Teachers’ unions across the United States are resisting a push from the Trump administration and House Republicans to reopen schools amid the coronavirus pandemic, instead opting for remote learning that experts say presents major risks to children.
President Trump on Wednesday threatened to cut federal funding for schools that fail to reopen in the fall, echoing a recent bill proposed by Reps. Jim Banks (R., Ind.) and Tom Tiffany (R., Wisc.). Multiple states have followed suit—Florida announced Wednesday that it will require schools to hold in-person classes beginning in August, and Gov. Ralph Northam (D., Va.) in June unveiled a phased reopening plan for all public and private schools.
Many powerful teachers’ unions are pushing back against the drive to reopen. In Florida, Orange County Classroom Teachers Association president Wendy Doromal called the state’s reopening order “totally irresponsible” during a Wednesday CNN appearance. In Virginia, three teachers’ unions representing Fairfax County schools asked their members to choose an entirely remote learning option for the upcoming school year.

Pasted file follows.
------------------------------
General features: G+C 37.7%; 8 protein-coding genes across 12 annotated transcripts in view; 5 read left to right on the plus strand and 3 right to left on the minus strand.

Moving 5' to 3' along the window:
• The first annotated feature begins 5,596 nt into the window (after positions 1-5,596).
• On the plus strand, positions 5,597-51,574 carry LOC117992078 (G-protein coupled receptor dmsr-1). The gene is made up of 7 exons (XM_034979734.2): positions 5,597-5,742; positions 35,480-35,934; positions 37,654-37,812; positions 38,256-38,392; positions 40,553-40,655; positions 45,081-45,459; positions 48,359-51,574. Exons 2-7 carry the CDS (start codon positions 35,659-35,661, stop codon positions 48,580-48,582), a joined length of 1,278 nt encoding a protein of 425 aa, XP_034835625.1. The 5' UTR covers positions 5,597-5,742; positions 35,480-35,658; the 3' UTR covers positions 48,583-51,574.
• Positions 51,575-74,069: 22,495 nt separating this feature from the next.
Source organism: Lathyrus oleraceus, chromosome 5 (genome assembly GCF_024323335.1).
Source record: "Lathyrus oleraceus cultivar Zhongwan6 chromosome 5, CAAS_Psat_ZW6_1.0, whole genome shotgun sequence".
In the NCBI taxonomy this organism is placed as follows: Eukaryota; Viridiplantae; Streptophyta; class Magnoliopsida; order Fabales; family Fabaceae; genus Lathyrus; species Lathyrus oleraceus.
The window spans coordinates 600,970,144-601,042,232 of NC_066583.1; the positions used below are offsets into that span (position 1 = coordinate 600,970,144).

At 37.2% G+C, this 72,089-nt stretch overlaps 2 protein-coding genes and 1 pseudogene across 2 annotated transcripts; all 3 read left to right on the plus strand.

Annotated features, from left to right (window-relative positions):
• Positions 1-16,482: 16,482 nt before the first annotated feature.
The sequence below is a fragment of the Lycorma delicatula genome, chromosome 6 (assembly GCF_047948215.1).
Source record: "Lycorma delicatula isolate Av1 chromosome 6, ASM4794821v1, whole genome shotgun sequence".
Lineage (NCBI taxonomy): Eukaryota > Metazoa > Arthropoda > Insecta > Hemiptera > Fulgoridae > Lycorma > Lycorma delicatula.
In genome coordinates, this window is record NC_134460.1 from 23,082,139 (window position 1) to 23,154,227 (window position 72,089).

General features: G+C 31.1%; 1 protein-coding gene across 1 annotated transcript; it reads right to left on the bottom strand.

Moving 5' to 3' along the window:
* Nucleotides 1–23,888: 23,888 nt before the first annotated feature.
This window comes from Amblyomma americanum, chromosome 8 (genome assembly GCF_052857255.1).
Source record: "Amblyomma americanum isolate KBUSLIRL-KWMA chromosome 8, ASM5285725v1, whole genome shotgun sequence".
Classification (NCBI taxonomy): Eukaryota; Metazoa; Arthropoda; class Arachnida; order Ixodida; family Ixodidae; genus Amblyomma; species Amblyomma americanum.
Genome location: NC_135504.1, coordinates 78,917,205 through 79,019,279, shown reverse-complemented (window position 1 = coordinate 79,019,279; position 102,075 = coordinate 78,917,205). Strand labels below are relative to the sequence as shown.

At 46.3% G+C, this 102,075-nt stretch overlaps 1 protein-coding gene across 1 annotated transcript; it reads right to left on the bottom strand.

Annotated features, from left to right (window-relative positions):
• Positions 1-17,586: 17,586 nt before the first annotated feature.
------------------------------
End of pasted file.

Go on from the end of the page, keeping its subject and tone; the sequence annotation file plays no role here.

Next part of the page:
The union resistance to reopening is at odds with the American Academy of Pediatrics. The organization in June released guidelines emphasizing the need for students to attend in-person classes this fall, citing the “considerable risk of morbidity and, in some cases, mortality” associated with “lengthy time away from school.” Many students coming from low-income families rely on the meals and support services they receive in school. In addition, according to the AAP, the lack of in-person classes leads to “social isolation” that drives “child and adolescent physical or sexual abuse, substance abuse, depression, and suicidal ideation.”
Banks said that while teachers he’s spoken to acknowledge the necessity of in-person classes, their unions “have a different motivation.”